Growing up in Ossining, even though I went to Catholic schools after 1st grade, I always got the connection between the local history and the high school mascot, the Ossining Indian. We were told of the Sint Sinck heritage, stone on stone, and how the high school teams were emblematic of that history. That changed in 2002, when social and political pressure convinced the district to retire the Indian mascot. OHS grad Dana Goldstein, quite an accomplished scholar herself, has written a complex commentary on the change and aftermath.
Of course, the community is now a decade into mascot limbo, and with all due respect for the folks with the Ossining Indians Forever bumper stickers, I see less of an issue with the loss of the Indian as the lack of a suitable replacement. They have tried and trashed the fictitious “Riverhawk,” then simply “O,” and now I see tacit references in the press to the “Pride,” as if those ex -jocks among us don’t already know that the term is as common as “athletic supporter.” The only official announcement of Pride is on a student blog I found from a senior, Trevor Gill, who graduated last year.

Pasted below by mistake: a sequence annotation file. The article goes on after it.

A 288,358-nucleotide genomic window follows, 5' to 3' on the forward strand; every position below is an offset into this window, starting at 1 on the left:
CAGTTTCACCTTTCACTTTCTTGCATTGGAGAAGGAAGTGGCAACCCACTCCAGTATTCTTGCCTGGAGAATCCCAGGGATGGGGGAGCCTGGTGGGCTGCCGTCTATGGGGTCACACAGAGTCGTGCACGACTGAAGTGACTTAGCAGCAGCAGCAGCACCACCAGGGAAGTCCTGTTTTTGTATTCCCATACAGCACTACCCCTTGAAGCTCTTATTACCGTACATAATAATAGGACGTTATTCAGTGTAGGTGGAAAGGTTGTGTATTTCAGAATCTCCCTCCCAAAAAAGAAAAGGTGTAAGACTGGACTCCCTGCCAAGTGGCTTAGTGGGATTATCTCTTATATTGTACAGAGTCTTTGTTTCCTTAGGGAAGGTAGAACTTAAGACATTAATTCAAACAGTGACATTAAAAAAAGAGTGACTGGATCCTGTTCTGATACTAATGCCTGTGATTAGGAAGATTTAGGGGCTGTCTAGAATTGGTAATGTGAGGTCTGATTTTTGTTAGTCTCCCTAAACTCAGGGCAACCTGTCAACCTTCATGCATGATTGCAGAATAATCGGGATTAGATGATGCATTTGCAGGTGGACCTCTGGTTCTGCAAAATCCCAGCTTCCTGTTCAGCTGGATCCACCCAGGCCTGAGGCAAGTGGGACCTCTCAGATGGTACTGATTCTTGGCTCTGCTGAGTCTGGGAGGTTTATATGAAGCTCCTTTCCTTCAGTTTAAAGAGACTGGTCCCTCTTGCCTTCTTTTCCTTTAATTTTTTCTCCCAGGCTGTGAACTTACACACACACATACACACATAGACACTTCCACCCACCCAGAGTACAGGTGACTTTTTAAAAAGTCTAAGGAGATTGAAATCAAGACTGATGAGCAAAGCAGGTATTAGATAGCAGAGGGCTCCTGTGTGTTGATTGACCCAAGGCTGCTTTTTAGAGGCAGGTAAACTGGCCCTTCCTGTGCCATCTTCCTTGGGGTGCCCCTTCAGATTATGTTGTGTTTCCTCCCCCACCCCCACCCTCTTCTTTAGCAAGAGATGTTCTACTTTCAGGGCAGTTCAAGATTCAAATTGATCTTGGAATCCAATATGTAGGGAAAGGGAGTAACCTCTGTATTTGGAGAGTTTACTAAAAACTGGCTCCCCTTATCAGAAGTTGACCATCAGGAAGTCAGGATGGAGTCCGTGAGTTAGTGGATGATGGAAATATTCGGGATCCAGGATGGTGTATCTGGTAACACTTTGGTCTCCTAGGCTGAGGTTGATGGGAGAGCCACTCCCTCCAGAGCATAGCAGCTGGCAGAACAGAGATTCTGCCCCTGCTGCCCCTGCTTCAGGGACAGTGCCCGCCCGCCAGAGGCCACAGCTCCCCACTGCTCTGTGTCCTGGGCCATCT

I wouldn’t have a horse in this race if I did not still reside in the district. My alma mater, John F Kennedy Catholic in Somers, is represented by the Gaels, another ethnic character, only of the Irish variety. I won’t go past mentioning that Notre Dame’s mascot, the fighting Irish, is literally a drunk leprechaun. And I couldn’t root for the Washington Redskins. But the reason for retiring the Indian was not mere political correctness. Tomahawk chops, caricatured logos and costumed buffoons would be reason enough for me if the mist of genocide and suffering did not linger. And as much as I’d like to cross my heart and promise to go back to the Indian if we could do it respectfully and without chicanery and stereotypes, I don’t think we can unring the mascot bell.
What I would like to see is a mascot that the entire community can get behind that isn’t a vowel or part-time adjective. The reason the Indian still remains in our consciousness is because they haven’t devoted the effort to a suitable replacement that matched the campaign to retire the Indian. The world has changed. No one is changing their mascot from Wildcat or Bear to Indian. It is the other way around. I think it is time for Ossining to adapt, because you cannot rewind. The best thing to do is for the district to put an earnest effort in finding a new identity that resonates with both sides of the argument once and for all.